“So, you’re Chinese, right?”
I’m 12 years old and sitting next to the only other British-born Chinese girl in my year. In a secondary school with 150 girls in each year, that might make some kids feel isolated. For me, this feels largely normal. The current conversation though, with a row of curious white friends on the other side of the lunch table to me and other-Chinese-girl, is one of the first times that I feel… not normal.
“Well, kind of. My parents are from Malaysia. And their grandparents travelled there from China and stayed. But I was born here.”
The look on all my white friends’ faces goes from ‘curious’ to ‘?????’. I can practically hear the steam coming out of their ears as they rearrange their mental label for us. Someone tries again.
“So… you’re Malaysian then?”
Me and other-Chinese-girl, whose parents are also from Malaysia, look at each other and visibly try not to roll our eyes with frustration. We sigh.
“Noooooooooooooo. British. Like, I was born in the UK! I guess Malaysian Chinese?”
The faces across the table are still scrunched with confusion. I can hear them adding “?????” to the end of that “Ok…”
The thing is, so was I. Their curiosity and incomprehension of the complexities of global immigration was being mirrored by my dawning awareness of my overlapping identities – and of the strange in-between-ness that came from that. I was Chinese, but I spoke Cantonese badly. My parents were Malaysian, and I loved the Malaysian food, but did that somehow confer an iota of being Malaysian down to me and my siblings? I was… British?
So many question marks, and a whole lifetime of figuring out and coming to terms with everything they represented.
A few months ago, I started hearing about an exhibition by photographer Mike Tsang which dealt with that subject of in-between-ness. “Between East and West” explores the identity and heritage of the British Chinese through photo portraits, archival family photos and oral history interviews.
It’s a surprisingly small exhibition, comprising ten portraits with the interviews on boards beside them, a table of family photos of the subjects digitally reproduced, aged and resized, and a gallery copy of the exhibition book. The book includes extended versions of the interviews and five more subjects who (probably for lack of space) aren’t in the exhibition.
The variety of professions and heritages is amazing, and certainly a lot less stereotypical than the wider public’s usual perceptions of the British Chinese community. The portraits show us individuals who, through Tsang’s informal portraits and interviews, give the audience a sense of what the British-born Chinese are doing and what different generations are feeling. They are policing our streets, working in the House of Lords, setting up architectural businesses, producing music, acting.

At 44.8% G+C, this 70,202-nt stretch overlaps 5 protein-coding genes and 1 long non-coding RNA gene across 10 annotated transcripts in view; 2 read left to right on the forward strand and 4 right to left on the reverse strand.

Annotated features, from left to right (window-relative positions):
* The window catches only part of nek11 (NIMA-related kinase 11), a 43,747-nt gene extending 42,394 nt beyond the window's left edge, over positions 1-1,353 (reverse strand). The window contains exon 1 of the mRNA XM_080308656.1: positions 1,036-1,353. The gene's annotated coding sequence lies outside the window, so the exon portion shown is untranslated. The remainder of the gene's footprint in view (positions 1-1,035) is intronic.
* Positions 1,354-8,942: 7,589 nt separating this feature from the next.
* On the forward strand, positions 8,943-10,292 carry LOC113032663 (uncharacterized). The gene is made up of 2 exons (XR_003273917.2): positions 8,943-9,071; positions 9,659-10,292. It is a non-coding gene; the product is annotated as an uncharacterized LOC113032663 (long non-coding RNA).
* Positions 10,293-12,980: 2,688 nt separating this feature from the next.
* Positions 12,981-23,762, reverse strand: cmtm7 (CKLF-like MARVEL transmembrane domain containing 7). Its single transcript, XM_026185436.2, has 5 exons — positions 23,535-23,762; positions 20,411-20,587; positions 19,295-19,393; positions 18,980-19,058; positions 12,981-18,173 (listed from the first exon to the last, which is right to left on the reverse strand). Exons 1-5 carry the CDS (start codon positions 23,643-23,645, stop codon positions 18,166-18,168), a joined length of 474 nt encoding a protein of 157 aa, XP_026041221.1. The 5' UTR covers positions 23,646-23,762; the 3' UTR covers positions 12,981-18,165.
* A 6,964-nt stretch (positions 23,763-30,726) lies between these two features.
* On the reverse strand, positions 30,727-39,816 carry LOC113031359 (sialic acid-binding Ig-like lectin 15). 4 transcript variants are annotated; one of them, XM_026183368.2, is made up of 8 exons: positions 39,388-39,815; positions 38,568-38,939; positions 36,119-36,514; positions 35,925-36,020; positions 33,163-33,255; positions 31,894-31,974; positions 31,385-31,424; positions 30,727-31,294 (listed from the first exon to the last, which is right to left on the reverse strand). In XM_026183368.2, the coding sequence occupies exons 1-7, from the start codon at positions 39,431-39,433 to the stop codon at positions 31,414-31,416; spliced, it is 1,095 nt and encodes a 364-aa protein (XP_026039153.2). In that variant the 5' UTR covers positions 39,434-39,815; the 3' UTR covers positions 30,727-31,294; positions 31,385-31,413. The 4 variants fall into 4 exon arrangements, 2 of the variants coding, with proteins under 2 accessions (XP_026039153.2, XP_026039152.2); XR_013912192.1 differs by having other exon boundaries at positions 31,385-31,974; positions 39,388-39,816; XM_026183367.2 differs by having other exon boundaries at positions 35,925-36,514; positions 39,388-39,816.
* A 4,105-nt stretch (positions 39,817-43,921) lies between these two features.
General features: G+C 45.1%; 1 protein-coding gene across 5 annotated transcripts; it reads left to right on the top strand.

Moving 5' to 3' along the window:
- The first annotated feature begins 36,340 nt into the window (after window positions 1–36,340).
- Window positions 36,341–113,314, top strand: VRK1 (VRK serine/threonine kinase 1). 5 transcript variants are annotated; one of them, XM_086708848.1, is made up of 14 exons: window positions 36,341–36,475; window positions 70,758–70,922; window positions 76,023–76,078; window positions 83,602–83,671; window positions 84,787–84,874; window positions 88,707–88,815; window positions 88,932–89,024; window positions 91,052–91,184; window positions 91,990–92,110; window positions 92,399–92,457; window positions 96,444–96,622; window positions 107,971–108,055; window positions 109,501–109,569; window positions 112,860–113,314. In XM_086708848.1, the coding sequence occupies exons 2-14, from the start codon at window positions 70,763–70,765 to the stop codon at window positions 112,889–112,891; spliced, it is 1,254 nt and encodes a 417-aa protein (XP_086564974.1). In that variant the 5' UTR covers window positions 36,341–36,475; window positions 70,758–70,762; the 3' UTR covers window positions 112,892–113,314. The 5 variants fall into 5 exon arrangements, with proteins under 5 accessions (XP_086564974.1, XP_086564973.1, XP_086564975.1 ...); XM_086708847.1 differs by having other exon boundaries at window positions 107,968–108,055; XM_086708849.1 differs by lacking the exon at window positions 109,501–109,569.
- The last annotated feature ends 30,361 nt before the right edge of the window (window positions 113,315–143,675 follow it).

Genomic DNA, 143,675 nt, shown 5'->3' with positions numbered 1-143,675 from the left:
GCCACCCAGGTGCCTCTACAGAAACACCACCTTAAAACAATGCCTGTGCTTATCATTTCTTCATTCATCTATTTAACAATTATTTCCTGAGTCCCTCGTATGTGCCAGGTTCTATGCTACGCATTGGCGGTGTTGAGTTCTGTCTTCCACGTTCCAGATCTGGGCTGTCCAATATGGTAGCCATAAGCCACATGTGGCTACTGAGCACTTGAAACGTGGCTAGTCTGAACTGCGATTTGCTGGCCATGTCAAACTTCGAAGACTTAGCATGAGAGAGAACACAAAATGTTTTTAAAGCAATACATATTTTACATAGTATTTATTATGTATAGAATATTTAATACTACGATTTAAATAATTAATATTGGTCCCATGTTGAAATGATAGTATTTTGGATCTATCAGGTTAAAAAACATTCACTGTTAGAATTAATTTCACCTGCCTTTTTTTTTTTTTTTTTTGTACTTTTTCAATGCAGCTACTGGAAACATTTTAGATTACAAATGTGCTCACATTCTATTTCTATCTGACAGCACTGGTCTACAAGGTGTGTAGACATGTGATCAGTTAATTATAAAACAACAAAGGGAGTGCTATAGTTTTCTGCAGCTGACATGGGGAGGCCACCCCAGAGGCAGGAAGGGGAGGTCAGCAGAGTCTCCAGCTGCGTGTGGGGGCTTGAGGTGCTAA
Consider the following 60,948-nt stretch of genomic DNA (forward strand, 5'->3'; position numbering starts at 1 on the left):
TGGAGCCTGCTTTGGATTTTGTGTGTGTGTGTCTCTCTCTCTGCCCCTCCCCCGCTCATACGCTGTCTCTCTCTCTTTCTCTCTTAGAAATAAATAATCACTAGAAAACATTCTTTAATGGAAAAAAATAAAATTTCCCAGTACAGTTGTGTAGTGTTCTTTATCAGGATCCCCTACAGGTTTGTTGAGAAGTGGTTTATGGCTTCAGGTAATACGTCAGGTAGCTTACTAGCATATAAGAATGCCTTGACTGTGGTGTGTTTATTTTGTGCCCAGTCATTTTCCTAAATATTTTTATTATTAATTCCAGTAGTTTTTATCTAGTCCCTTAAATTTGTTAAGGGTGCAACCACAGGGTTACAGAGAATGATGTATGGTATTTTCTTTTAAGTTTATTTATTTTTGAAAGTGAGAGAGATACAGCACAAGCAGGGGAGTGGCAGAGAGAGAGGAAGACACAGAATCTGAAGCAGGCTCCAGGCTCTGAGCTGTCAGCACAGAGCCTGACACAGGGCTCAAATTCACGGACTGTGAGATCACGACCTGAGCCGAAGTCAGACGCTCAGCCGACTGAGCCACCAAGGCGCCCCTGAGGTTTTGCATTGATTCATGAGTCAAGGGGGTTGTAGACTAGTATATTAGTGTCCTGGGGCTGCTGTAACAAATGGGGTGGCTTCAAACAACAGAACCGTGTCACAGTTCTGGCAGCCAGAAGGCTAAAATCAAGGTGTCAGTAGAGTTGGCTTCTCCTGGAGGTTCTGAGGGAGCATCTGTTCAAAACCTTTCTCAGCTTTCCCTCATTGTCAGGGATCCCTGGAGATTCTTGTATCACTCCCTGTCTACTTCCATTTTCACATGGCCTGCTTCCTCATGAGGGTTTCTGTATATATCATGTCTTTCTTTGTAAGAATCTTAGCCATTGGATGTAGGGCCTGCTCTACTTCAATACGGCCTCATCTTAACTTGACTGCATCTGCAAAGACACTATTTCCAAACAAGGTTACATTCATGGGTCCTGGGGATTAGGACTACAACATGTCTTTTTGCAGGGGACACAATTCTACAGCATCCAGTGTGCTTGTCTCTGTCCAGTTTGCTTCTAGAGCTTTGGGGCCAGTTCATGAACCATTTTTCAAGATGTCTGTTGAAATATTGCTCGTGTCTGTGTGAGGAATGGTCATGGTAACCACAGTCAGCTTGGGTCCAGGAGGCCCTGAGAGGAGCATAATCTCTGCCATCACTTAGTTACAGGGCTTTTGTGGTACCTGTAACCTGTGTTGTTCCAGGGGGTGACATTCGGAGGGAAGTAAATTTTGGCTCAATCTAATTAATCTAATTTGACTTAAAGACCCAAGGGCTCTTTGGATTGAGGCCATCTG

Themes emerge as you go further into the exhibition. The incredible global reach of the Chinese diaspora is one – immigrants from Hong Kong and Commonwealth countries like Malaysia, yes, but also those from Mauritius and Guyana. The total invisibility of the Chinese community in public arenas like politics and the media is another.
Several subjects mention this invisibility – this silence – in their interviews. A few reasons are speculated on, which include, “We should be more assertive” and “We don’t really have central organisations and we’re too dispersed”. The mainstream media’s lack of interest in portraying minorities as complex humans as opposed to stereotypes is not mentioned.
This exhibition is, by its very existence, breaking this silence. The visibility of certain subjects is particularly significant because they’ve never really been seen before in a public sphere. Who in mainstream media would be interested in the stories of mixed-race or adopted British Born Chinese trying to negotiate the identities they were born with? Who in mainstream media would acknowledge British-born Chinese working in the arts, or those in the LGBTQ community?
Tsang allows these people to be comfortable in their environments in his portraits (theatres, the House of Lords, outside town halls), and the archival photos show their family lives in all sorts of ordinary, lovely, funny situations. For a short time at least, the disparate Chinese community in Britain is visible like you’ve never seen them before. Let’s hope there’s more to come.
“Between East and West” is on at the Atrium Gallery in LSE Old Building, Houghton Street near Holborn station until April 1st. The project book is available to purchase from the Waterstones opposite the gallery on Clare Market and Portugal Street, and also from www.betweeneastandwest.bigcartel.com
The London School of Economics and Political Science, Atrium Gallery (LSE Old Building), Houghton Street, London WC2A 2AE
Gallery open Monday to Friday 10.00am–8.00pm
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Wei Ming Kam is a bookseller and blogger who writes about diverse books, travel and food at www.raremediumwelldone.co.uk. She’s breaking her way into the publishing world one step at a time, and is currently working at Curtis Brown Creative. Tweets about books, publishing and politics at @weimingkam
This article was edited by Sunili Govinnage